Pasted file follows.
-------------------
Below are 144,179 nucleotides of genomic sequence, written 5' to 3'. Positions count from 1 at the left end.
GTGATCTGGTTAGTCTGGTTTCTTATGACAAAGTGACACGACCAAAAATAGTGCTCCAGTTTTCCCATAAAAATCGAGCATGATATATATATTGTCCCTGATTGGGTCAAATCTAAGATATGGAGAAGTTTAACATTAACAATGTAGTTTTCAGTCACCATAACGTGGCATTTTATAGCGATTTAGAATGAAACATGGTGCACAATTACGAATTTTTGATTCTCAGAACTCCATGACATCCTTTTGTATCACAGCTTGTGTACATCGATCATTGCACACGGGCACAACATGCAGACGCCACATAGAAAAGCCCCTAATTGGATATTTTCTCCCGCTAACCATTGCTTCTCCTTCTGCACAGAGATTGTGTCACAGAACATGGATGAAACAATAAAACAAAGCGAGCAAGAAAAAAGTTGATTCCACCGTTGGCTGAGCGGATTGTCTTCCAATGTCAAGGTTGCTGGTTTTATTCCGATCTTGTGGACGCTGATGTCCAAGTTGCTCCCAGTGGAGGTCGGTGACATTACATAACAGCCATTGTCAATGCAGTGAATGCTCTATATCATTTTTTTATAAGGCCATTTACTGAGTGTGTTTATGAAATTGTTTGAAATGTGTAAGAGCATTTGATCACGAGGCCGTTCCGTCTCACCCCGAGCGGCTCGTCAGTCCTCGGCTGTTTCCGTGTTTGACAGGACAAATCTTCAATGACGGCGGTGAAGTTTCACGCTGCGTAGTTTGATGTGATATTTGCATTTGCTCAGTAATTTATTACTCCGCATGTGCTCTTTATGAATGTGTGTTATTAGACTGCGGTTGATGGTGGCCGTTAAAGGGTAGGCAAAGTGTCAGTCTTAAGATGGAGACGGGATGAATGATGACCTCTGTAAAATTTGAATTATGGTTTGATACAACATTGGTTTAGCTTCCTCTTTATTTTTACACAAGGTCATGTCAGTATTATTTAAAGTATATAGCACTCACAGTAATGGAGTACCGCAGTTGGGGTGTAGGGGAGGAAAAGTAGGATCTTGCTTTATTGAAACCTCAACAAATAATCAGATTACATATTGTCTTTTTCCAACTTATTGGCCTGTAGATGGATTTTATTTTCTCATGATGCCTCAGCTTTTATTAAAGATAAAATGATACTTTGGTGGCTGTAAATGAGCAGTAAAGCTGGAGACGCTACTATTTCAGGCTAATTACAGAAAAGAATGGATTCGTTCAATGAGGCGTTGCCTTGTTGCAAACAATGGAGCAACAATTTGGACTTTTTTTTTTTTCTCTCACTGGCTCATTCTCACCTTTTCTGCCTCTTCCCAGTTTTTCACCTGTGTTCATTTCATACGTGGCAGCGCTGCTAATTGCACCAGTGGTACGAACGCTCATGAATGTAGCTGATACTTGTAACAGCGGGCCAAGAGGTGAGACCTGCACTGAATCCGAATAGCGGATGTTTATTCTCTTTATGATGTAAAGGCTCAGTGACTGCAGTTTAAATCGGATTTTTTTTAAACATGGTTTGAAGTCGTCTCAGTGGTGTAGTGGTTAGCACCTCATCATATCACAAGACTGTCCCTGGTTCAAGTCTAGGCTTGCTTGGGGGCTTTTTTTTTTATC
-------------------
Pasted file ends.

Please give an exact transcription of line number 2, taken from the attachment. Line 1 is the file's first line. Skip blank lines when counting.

GTGATCTGGTTAGTCTGGTTTCTTATGACAAAGTGACACGACCAAAAATAGTGCTCCAGTTTTCCCATAAAAATCGAGCATGATATATATATTGTCCCTGATTGGGTCAAATCTAAGATATGGAGAAGTTTAACATTAACAATGTAGTTTTCAGTCACCATAACGTGGCATTTTATAGCGATTTAGAATGAAACATGGTGCACAATTACGAATTTTTGATTCTCAGAACTCCATGACATCCTTTTGTATCACAGCTTGTGTACATCGATCATTGCACACGGGCACAACATGCAGACGCCACATAGAAAAGCCCCTAATTGGATATTTTCTCCCGCTAACCATTGCTTCTCCTTCTGCACAGAGATTGTGTCACAGAACATGGATGAAACAATAAAACAAAGCGAGCAAGAAAAAAGTTGATTCCACCGTTGGCTGAGCGGATTGTCTTCCAATGTCAAGGTTGCTGGTTTTATTCCGATCTTGTGGACGCTGATGTCCAAGTTGCTCCCAGTGGAGGTCGGTGACATTACATAACAGCCATTGTCAATGCAGTGAATGCTCTATATCATTTTTTTATAAGGCCATTTACTGAGTGTGTTTATGAAATTGTTTGAAATGTGTAAGAGCATTTGATCACGAGGCCGTTCCGTCTCACCCCGAGCGGCTCGTCAGTCCTCGGCTGTTTCCGTGTTTGACAGGACAAATCTTCAATGACGGCGGTGAAGTTTCACGCTGCGTAGTTTGATGTGATATTTGCATTTGCTCAGTAATTTATTACTCCGCATGTGCTCTTTATGAATGTGTGTTATTAGACTGCGGTTGATGGTGGCCGTTAAAGGGTAGGCAAAGTGTCAGTCTTAAGATGGAGACGGGATGAATGATGACCTCTGTAAAATTTGAATTATGGTTTGATACAACATTGGTTTAGCTTCCTCTTTATTTTTACACAAGGTCATGTCAGTATTATTTAAAGTATATAGCACTCACAGTAATGGAGTACCGCAGTTGGGGTGTAGGGGAGGAAAAGTAGGATCTTGCTTTATTGAAACCTCAACAAATAATCAGATTACATATTGTCTTTTTCCAACTTATTGGCCTGTAGATGGATTTTATTTTCTCATGATGCCTCAGCTTTTATTAAAGATAAAATGATACTTTGGTGGCTGTAAATGAGCAGTAAAGCTGGAGACGCTACTATTTCAGGCTAATTACAGAAAAGAATGGATTCGTTCAATGAGGCGTTGCCTTGTTGCAAACAATGGAGCAACAATTTGGACTTTTTTTTTTTTCTCTCACTGGCTCATTCTCACCTTTTCTGCCTCTTCCCAGTTTTTCACCTGTGTTCATTTCATACGTGGCAGCGCTGCTAATTGCACCAGTGGTACGAACGCTCATGAATGTAGCTGATACTTGTAACAGCGGGCCAAGAGGTGAGACCTGCACTGAATCCGAATAGCGGATGTTTATTCTCTTTATGATGTAAAGGCTCAGTGACTGCAGTTTAAATCGGATTTTTTTTAAACATGGTTTGAAGTCGTCTCAGTGGTGTAGTGGTTAGCACCTCATCATATCACAAGACTGTCCCTGGTTCAAGTCTAGGCTTGCTTGGGGGCTTTTTTTTTTATC